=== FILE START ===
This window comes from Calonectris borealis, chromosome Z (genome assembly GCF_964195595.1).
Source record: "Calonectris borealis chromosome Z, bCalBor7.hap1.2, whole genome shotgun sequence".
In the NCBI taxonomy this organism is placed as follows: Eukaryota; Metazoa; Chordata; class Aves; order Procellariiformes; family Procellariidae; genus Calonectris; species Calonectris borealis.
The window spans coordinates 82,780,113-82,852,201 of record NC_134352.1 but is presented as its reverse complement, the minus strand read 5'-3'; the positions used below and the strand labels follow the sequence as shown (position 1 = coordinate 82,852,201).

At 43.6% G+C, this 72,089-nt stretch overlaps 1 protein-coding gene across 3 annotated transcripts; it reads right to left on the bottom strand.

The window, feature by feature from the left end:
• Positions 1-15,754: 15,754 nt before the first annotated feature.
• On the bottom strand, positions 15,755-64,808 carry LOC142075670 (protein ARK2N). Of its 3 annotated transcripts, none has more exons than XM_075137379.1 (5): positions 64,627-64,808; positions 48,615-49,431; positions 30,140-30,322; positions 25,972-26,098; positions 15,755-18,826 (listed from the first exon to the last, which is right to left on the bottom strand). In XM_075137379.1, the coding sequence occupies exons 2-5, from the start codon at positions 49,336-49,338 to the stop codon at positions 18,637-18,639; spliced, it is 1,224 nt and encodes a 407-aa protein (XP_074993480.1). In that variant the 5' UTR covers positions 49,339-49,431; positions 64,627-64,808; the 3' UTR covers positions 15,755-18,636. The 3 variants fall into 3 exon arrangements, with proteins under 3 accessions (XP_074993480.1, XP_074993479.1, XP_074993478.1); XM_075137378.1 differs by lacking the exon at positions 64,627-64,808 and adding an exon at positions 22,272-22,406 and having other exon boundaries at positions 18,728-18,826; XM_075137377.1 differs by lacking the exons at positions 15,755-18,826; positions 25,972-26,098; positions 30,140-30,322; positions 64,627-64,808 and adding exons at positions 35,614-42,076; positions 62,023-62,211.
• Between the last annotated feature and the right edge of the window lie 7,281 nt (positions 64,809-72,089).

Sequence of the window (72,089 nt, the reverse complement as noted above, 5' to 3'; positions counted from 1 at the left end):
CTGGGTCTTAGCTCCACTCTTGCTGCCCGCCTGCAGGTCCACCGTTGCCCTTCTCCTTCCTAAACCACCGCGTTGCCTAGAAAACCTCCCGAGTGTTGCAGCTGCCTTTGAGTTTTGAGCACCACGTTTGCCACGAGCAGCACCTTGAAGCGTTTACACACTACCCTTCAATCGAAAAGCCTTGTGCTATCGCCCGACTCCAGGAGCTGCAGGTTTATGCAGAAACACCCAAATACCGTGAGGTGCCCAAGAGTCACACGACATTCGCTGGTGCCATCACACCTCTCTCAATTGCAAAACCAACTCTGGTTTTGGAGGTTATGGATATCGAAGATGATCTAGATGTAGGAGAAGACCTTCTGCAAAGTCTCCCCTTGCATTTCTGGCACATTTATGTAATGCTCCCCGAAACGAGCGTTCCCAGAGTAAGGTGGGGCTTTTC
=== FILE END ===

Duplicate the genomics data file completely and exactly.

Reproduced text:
This window comes from Calonectris borealis, chromosome Z (genome assembly GCF_964195595.1).
Source record: "Calonectris borealis chromosome Z, bCalBor7.hap1.2, whole genome shotgun sequence".
In the NCBI taxonomy this organism is placed as follows: Eukaryota; Metazoa; Chordata; class Aves; order Procellariiformes; family Procellariidae; genus Calonectris; species Calonectris borealis.
The window spans coordinates 82,780,113-82,852,201 of record NC_134352.1 but is presented as its reverse complement, the minus strand read 5'-3'; the positions used below and the strand labels follow the sequence as shown (position 1 = coordinate 82,852,201).

At 43.6% G+C, this 72,089-nt stretch overlaps 1 protein-coding gene across 3 annotated transcripts; it reads right to left on the bottom strand.

The window, feature by feature from the left end:
• Positions 1-15,754: 15,754 nt before the first annotated feature.
• On the bottom strand, positions 15,755-64,808 carry LOC142075670 (protein ARK2N). Of its 3 annotated transcripts, none has more exons than XM_075137379.1 (5): positions 64,627-64,808; positions 48,615-49,431; positions 30,140-30,322; positions 25,972-26,098; positions 15,755-18,826 (listed from the first exon to the last, which is right to left on the bottom strand). In XM_075137379.1, the coding sequence occupies exons 2-5, from the start codon at positions 49,336-49,338 to the stop codon at positions 18,637-18,639; spliced, it is 1,224 nt and encodes a 407-aa protein (XP_074993480.1). In that variant the 5' UTR covers positions 49,339-49,431; positions 64,627-64,808; the 3' UTR covers positions 15,755-18,636. The 3 variants fall into 3 exon arrangements, with proteins under 3 accessions (XP_074993480.1, XP_074993479.1, XP_074993478.1); XM_075137378.1 differs by lacking the exon at positions 64,627-64,808 and adding an exon at positions 22,272-22,406 and having other exon boundaries at positions 18,728-18,826; XM_075137377.1 differs by lacking the exons at positions 15,755-18,826; positions 25,972-26,098; positions 30,140-30,322; positions 64,627-64,808 and adding exons at positions 35,614-42,076; positions 62,023-62,211.
• Between the last annotated feature and the right edge of the window lie 7,281 nt (positions 64,809-72,089).

Sequence of the window (72,089 nt, the reverse complement as noted above, 5' to 3'; positions counted from 1 at the left end):
CTGGGTCTTAGCTCCACTCTTGCTGCCCGCCTGCAGGTCCACCGTTGCCCTTCTCCTTCCTAAACCACCGCGTTGCCTAGAAAACCTCCCGAGTGTTGCAGCTGCCTTTGAGTTTTGAGCACCACGTTTGCCACGAGCAGCACCTTGAAGCGTTTACACACTACCCTTCAATCGAAAAGCCTTGTGCTATCGCCCGACTCCAGGAGCTGCAGGTTTATGCAGAAACACCCAAATACCGTGAGGTGCCCAAGAGTCACACGACATTCGCTGGTGCCATCACACCTCTCTCAATTGCAAAACCAACTCTGGTTTTGGAGGTTATGGATATCGAAGATGATCTAGATGTAGGAGAAGACCTTCTGCAAAGTCTCCCCTTGCATTTCTGGCACATTTATGTAATGCTCCCCGAAACGAGCGTTCCCAGAGTAAGGTGGGGCTTTTC